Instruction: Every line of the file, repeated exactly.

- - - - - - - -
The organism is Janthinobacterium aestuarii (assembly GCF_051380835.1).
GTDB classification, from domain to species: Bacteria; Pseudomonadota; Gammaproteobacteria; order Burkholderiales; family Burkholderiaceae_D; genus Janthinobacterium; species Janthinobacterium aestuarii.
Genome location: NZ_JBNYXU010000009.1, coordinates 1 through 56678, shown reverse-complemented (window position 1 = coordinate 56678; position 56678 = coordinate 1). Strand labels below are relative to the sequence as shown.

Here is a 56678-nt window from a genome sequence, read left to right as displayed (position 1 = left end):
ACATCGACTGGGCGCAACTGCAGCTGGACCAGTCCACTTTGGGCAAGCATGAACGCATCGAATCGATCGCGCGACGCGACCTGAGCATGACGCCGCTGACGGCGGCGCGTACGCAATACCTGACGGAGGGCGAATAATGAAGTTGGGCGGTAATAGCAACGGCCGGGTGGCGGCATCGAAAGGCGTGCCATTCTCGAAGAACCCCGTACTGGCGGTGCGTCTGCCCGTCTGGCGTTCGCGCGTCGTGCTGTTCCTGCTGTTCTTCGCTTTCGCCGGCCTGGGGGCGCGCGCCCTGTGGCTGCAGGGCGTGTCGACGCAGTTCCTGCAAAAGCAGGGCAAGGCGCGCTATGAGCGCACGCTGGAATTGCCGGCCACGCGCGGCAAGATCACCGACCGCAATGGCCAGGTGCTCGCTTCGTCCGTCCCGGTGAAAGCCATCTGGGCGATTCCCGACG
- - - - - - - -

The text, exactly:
The organism is Janthinobacterium aestuarii (assembly GCF_051380835.1).
GTDB classification, from domain to species: Bacteria; Pseudomonadota; Gammaproteobacteria; order Burkholderiales; family Burkholderiaceae_D; genus Janthinobacterium; species Janthinobacterium aestuarii.
Genome location: NZ_JBNYXU010000009.1, coordinates 1 through 56678, shown reverse-complemented (window position 1 = coordinate 56678; position 56678 = coordinate 1). Strand labels below are relative to the sequence as shown.

Here is a 56678-nt window from a genome sequence, read left to right as displayed (position 1 = left end):
ACATCGACTGGGCGCAACTGCAGCTGGACCAGTCCACTTTGGGCAAGCATGAACGCATCGAATCGATCGCGCGACGCGACCTGAGCATGACGCCGCTGACGGCGGCGCGTACGCAATACCTGACGGAGGGCGAATAATGAAGTTGGGCGGTAATAGCAACGGCCGGGTGGCGGCATCGAAAGGCGTGCCATTCTCGAAGAACCCCGTACTGGCGGTGCGTCTGCCCGTCTGGCGTTCGCGCGTCGTGCTGTTCCTGCTGTTCTTCGCTTTCGCCGGCCTGGGGGCGCGCGCCCTGTGGCTGCAGGGCGTGTCGACGCAGTTCCTGCAAAAGCAGGGCAAGGCGCGCTATGAGCGCACGCTGGAATTGCCGGCCACGCGCGGCAAGATCACCGACCGCAATGGCCAGGTGCTCGCTTCGTCCGTCCCGGTGAAAGCCATCTGGGCGATTCCCGACG